Volta Redonda is the name of a city in the Rio de Janeiro state of Brazil with 182.81 km² of area, located from 350m to 707m from the sea level (22º31'23" S, 44º06'15" W) and with a population of 259,811 inhabitants (estimated in 2009). The area around the city has nearly 700,000. Its name (which is Portuguese for Round Turn) is due to the round shape of a curve in the Paraíba do Sul river around which the city was built.
Situated in Volta Redonda is Companhia Siderurgica Nacional (CSN), Latin America's largest steel producer. Today its economy, despite still being based on industry, is quite diverse, and largely focused on the areas of services and trade. Due to this, Volta Redonda is worldly known as Cidade do Aço (which is Portuguese for Steel City).
The city motto is with the municipalities Barra Mansa (north, northwest, west and southwest), Barra do Piraí (northeast), and Pinheiral, Piraí (south and east), and Rio Claro (south) and is a 130 km of city of Rio de Janeiro.
Along with the municipalities Barra Mansa and Pinheiral, is a conurbation that over 500,000 inhabitants, according to the IBGE estimates for 2008, and in this state the largest urban spot outside the metropolitan region of Rio de Janeiro.
Economical center of South Fluminense region, Volta Redonda is a strategic area, close to major cities-pole of other regional states, such as Juiz de Fora (190 kilometers) and Sao Jose dos Campos (220 kilometers).
In 1744, the first tamers named the curious curve of the Paraíba do Sul river of "Volta Redonda". Big farms were installed in the region and some farm names are the names of some districts nowadays.
Between the years of 1860 and 1870, the navigation through the Paraíba do Sul river had its golden period between the cities of Resende and Barra do Piraí and at the same time the railroad D. Pedro II was built in Barra do Piraí and Barra Mansa.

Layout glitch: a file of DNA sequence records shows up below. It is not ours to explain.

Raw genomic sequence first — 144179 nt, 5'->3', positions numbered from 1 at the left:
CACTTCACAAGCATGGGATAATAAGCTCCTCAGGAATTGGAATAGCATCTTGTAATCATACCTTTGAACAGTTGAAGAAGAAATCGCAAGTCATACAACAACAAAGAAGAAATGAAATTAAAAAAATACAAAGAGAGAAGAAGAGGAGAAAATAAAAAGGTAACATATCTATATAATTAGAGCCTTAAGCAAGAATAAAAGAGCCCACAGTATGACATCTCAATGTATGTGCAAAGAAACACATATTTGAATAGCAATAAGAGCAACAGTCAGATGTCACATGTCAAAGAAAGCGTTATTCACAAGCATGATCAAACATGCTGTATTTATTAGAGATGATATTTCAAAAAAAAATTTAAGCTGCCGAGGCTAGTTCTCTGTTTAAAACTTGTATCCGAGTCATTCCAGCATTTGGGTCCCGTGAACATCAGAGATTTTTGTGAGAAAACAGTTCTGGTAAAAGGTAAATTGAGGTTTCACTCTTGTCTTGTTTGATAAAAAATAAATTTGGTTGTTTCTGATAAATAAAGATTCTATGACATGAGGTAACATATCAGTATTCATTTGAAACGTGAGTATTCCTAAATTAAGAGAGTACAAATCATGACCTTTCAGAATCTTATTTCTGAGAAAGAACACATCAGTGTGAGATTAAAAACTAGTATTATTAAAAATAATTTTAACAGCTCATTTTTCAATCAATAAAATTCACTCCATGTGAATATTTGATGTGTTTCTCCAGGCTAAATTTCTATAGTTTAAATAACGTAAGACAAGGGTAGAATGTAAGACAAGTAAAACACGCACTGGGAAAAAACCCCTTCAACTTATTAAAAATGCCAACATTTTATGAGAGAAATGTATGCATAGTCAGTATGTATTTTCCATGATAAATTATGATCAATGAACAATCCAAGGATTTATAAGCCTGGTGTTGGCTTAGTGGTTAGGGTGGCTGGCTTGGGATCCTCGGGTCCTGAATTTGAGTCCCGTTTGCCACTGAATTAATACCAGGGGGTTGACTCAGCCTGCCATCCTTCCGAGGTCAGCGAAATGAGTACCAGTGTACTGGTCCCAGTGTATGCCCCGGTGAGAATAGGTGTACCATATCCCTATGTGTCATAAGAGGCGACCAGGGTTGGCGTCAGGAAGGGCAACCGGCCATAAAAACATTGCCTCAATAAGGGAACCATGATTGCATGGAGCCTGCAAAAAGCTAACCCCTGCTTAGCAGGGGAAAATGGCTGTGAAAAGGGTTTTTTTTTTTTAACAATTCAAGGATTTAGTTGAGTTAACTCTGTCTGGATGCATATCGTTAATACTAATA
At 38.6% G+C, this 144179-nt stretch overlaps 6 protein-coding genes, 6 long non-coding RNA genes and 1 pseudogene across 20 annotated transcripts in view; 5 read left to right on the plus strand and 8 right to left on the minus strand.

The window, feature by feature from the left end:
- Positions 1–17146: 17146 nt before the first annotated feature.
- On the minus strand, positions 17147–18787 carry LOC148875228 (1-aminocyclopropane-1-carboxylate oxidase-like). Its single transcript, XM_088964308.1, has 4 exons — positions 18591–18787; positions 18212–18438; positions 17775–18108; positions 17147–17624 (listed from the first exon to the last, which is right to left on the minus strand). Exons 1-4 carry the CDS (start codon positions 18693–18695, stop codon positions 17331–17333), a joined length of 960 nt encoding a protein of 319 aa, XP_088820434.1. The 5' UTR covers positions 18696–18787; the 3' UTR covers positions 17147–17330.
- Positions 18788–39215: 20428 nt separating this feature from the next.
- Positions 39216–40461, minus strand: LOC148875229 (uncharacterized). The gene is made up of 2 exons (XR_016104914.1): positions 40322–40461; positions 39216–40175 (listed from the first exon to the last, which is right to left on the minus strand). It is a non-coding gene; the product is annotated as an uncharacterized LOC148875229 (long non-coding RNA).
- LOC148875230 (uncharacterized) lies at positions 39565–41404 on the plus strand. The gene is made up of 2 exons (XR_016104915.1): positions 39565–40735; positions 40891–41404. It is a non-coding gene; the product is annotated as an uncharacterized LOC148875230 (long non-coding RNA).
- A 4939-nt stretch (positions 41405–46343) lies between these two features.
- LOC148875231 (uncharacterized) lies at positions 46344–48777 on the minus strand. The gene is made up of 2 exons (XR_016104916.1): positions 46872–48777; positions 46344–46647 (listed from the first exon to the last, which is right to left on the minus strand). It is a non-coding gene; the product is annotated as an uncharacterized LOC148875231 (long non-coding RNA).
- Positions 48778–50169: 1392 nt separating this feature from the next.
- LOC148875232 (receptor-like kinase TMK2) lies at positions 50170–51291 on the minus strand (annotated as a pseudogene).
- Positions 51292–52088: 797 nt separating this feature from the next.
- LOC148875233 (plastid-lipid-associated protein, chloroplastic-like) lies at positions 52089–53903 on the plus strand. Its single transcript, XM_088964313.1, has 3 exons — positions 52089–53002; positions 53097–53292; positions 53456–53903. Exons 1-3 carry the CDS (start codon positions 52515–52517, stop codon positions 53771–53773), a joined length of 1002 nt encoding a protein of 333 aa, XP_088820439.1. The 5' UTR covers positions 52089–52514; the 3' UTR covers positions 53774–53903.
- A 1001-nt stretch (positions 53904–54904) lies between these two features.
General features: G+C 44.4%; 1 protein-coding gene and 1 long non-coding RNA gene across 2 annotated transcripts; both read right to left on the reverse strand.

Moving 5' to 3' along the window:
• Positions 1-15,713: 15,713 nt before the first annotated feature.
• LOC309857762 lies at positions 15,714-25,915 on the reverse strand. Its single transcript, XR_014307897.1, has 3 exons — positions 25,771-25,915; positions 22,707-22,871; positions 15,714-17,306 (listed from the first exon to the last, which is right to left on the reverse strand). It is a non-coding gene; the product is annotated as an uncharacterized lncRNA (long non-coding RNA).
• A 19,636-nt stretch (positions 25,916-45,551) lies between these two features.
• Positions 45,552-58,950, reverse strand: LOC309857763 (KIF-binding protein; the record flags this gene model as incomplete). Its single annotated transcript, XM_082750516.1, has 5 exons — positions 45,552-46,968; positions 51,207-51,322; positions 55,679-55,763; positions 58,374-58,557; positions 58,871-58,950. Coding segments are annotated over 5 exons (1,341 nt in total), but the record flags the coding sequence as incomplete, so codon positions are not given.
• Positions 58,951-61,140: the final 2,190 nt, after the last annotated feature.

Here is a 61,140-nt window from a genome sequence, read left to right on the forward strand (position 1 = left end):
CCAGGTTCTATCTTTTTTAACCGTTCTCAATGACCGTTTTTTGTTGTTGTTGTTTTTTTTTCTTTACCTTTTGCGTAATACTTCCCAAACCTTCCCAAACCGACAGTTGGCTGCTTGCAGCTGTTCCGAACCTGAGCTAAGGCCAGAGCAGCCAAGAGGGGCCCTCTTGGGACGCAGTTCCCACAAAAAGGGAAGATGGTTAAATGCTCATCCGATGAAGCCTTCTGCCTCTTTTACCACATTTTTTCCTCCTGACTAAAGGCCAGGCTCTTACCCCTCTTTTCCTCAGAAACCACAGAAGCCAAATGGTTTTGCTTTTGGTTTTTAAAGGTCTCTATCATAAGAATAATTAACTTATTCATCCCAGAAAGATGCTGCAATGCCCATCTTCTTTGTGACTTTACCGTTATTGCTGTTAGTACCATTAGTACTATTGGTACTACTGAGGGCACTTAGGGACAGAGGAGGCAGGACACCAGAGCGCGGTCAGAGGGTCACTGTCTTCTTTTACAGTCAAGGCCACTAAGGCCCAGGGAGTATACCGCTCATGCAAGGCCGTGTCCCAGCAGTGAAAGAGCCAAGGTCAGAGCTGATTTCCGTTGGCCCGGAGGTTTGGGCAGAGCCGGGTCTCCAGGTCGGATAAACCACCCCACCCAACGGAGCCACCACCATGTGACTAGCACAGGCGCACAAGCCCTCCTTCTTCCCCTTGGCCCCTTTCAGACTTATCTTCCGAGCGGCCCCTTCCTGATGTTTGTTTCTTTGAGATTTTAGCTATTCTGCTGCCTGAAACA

With these facts, in 1875, the village of Santo Antonio de Volta Redonda started to have great impulse, but with the freedom of slaves in 1888, the decay of the Vale do Paraíba became visible, destroying the agriculture, that would not recover more satisfactorily.
This situation would be reverted in 1941, when the cycle of industrialization of Volta Redonda began. Chosen as local for installation of the Companhia Siderúrgica Nacional (CSN) steel mill in the middle of World War II, it marked the base of Brazilian industrialization. Laborers from diverse regions of the country came to Volta Redonda to work in the mill. When it opened in 1946, it was the first steel mill in South America.
A heavily subsidized symbol of national pride, the Volta Redonda mill embodied the import substitution industrial policies that prevailed in Latin American economies from World War II until the Latin American debt crisis of the 1980s. Since its 1993 privatization, however, the mill—now known as the Presidente Vargas Steelworks—has transcended its dirigiste origins to become one of the world's most efficient steel production facilities - due to this large procution of steel and minerals, the city is globally nicknamed "Cidade do Aço" (literal Portuguese for "The City of Steel").